The goal of the proposed work is to develop an early, telephone-based, trauma focused cognitive behavioral therapy intervention (ET-CBT) and evaluate its efficacy in preventing post-traumatic stress disorder (PTSD). PTSD is frequent, disabling and treatment resistant. Current evidence supports the efficacy of face-to-face trauma-focused cognitive behavioral therapy (CBT) in preventing PTSD. The required clinical resources are limited, however, particularly in war, terror or disaster-affected areas. Finding ways to deliver CBT via remote telecommunications is a high priority. Telephone based CBT has been successfully delivered in anxiety and mood disorders. Studies of populations under threat show that telephone support services are widely used. The proposed work will adapt an existing CBT protocol for telephone based delivery, pre- test a preliminary version of the intervention for consistency, feasibility and acceptance;develop an advanced version and evaluate it in a large randomized controlled trial (RCT). Following a preliminary evaluation that established it feasibility, tolerance and potential for beneficial effect, an open-label study will evaluate 20 survivors and establish the intervention's manual. Eminent consultants will participate in designing the intervention and monitoring its implementation. For the RCT, we will screen 1500 survivors of traumatic events, from a general hospital ER trauma registry, randomize the first 200 who have Acute Stress Disorder (ASD) or Acute PTSD to either ET-CBT (n=100) or no-treatment condition (n=100), provide ET-CBT to the former within a month of the traumatic event, and compare the two groups at three months. Survivors with PTSD at three months will receive face-to- face CBT. A second evaluation, at eight months will examine the stability of recovery with ET- CBT and added beneficial effect of in-person CBT in who did not respond to ET-CBT. This proposal is molded on the R34 mechanism entitled "Mental Health Consequences of Violence And Trauma (PA PAR-07-315)" that encourages the development of new or adapted interventions. It addresses to the Institute of Medicine (IOM) 2007 recommendation to "Promote specific research on early intervention in PTSD." The successful development of ET-CBT will contribute to solving a major service-delivery problem and provide a new tool for preventing PTSD. It will enable timely treatment to survivors in war and disaster-affected areas. The proposed interventions can be readily converted to web-based vehicles of voice- and image communication, available to a growing segment of the population.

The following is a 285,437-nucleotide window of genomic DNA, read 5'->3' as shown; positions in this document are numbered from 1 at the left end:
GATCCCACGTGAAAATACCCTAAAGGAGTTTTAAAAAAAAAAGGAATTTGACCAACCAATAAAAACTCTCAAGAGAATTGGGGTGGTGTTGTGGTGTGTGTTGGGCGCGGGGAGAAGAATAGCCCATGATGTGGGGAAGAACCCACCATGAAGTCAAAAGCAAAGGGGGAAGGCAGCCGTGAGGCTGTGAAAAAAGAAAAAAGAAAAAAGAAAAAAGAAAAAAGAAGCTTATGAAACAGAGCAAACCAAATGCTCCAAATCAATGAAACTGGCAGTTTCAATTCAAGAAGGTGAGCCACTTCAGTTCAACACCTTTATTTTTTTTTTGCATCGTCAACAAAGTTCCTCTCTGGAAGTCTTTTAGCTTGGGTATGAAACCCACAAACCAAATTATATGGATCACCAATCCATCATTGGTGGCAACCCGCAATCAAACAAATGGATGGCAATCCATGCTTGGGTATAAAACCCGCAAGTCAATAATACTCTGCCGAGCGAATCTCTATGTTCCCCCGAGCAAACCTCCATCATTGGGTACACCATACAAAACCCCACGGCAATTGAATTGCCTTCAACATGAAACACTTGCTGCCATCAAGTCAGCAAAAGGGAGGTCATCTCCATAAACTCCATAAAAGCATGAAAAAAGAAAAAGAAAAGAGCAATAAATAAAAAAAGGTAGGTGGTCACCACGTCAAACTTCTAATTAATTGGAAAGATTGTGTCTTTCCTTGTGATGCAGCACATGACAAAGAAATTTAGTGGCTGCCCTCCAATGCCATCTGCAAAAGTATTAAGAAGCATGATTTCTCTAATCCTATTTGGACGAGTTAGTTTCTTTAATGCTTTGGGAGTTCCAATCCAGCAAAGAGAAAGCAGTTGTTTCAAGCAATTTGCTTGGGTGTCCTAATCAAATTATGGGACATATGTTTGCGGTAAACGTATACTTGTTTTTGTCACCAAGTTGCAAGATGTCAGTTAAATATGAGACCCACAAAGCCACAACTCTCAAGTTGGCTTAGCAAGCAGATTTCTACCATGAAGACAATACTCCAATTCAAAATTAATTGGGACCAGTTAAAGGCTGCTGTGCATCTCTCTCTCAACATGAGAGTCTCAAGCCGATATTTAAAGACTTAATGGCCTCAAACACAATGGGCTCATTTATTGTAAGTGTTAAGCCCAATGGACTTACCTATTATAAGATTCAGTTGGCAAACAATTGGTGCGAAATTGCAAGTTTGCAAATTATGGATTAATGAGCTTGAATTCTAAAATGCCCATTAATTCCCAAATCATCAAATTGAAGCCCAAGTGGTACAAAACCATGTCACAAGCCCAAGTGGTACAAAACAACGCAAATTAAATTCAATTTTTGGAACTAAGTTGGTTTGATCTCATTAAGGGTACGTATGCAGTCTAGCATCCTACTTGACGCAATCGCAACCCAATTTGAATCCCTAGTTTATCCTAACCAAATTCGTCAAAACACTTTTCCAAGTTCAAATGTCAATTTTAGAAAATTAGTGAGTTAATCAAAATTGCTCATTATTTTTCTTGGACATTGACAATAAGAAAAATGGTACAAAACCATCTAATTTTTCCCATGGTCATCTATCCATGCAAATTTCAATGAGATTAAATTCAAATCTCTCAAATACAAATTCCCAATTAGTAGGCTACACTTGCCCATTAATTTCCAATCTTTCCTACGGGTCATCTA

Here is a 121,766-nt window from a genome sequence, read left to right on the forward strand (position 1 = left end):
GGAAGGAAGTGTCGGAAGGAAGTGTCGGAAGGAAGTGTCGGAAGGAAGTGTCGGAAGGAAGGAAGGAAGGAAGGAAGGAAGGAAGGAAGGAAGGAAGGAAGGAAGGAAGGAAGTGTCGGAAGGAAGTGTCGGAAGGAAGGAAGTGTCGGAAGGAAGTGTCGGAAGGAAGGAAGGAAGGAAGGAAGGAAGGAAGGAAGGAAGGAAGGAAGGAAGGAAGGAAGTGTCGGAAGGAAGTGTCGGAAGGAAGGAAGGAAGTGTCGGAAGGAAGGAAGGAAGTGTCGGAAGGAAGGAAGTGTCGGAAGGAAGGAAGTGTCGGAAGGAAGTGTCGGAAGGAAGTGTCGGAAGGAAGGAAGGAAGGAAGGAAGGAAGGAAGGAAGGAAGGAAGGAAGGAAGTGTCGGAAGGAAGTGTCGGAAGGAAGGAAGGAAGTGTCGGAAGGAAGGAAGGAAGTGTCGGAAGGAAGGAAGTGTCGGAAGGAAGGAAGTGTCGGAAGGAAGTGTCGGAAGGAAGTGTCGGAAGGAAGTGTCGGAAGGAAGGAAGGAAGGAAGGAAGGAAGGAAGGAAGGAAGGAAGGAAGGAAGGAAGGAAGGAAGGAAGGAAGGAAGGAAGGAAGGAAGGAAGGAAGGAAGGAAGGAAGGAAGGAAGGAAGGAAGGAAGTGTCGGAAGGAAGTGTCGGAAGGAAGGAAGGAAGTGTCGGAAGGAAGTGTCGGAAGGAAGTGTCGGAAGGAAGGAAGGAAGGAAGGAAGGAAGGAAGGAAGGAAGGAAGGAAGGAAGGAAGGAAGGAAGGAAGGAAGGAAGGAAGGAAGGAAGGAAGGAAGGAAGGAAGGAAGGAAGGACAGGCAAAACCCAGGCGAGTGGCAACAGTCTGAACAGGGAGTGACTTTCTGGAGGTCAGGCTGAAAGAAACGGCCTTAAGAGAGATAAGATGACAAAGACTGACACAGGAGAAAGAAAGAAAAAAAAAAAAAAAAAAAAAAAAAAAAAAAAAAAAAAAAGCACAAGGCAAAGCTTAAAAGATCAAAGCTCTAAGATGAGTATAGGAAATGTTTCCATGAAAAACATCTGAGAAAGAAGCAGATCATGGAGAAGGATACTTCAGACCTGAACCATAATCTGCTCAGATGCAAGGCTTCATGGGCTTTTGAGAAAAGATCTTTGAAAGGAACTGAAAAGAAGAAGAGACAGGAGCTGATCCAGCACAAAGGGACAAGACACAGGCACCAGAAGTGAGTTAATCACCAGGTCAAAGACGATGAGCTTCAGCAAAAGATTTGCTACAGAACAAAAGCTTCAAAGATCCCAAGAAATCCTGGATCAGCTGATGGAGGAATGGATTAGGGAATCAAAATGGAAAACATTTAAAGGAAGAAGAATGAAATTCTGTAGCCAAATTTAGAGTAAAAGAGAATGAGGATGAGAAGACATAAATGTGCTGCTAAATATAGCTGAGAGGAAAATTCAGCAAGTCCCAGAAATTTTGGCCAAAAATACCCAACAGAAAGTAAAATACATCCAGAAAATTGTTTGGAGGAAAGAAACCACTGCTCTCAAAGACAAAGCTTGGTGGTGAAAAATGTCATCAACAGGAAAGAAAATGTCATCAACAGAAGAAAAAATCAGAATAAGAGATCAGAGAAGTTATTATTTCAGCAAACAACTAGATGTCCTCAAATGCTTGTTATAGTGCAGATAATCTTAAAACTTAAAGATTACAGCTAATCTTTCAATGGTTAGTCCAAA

Public Health Relevance

Post-traumatic stress disorder (PTSD) is chronic, disabling and frequent among war veterans and survivors of terror, disasters and accidents. An early short psychological intervention, named Cognitive Behavioral Therapy (CBT), effectively prevents PTSD in many cases. CBT, however, is expensive and rarely available in disaster and war-prone areas. Telephone support services are widely used by threatened populations. Telephone-based CBT was effective in other anxiety and mood disorders. The proposed work will develop telephone-based CBT and test its ability to prevent chronic PTSD in recent trauma survivors with early PTSD symptoms. The successful development of telephone-based CBT will contribute to solving a major service-delivery problem and help improve the lives of many trauma survivors who otherwise may remain without adequate and timely care. The results of this work will be easily transferrable to web-based voice- or image communication and thus become available in war and disaster zones in the future. However, telephone communication is more widely available at this point, and its use in the proposed study will better represents those who need help.

National Institute of Health (NIH)
National Institute of Mental Health (NIMH)
Planning Grant (R34)
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Interventions Committee for Adult Disorders (ITVA)
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Tuma, Farris K
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Hadassah-Hebrew University Medical Center
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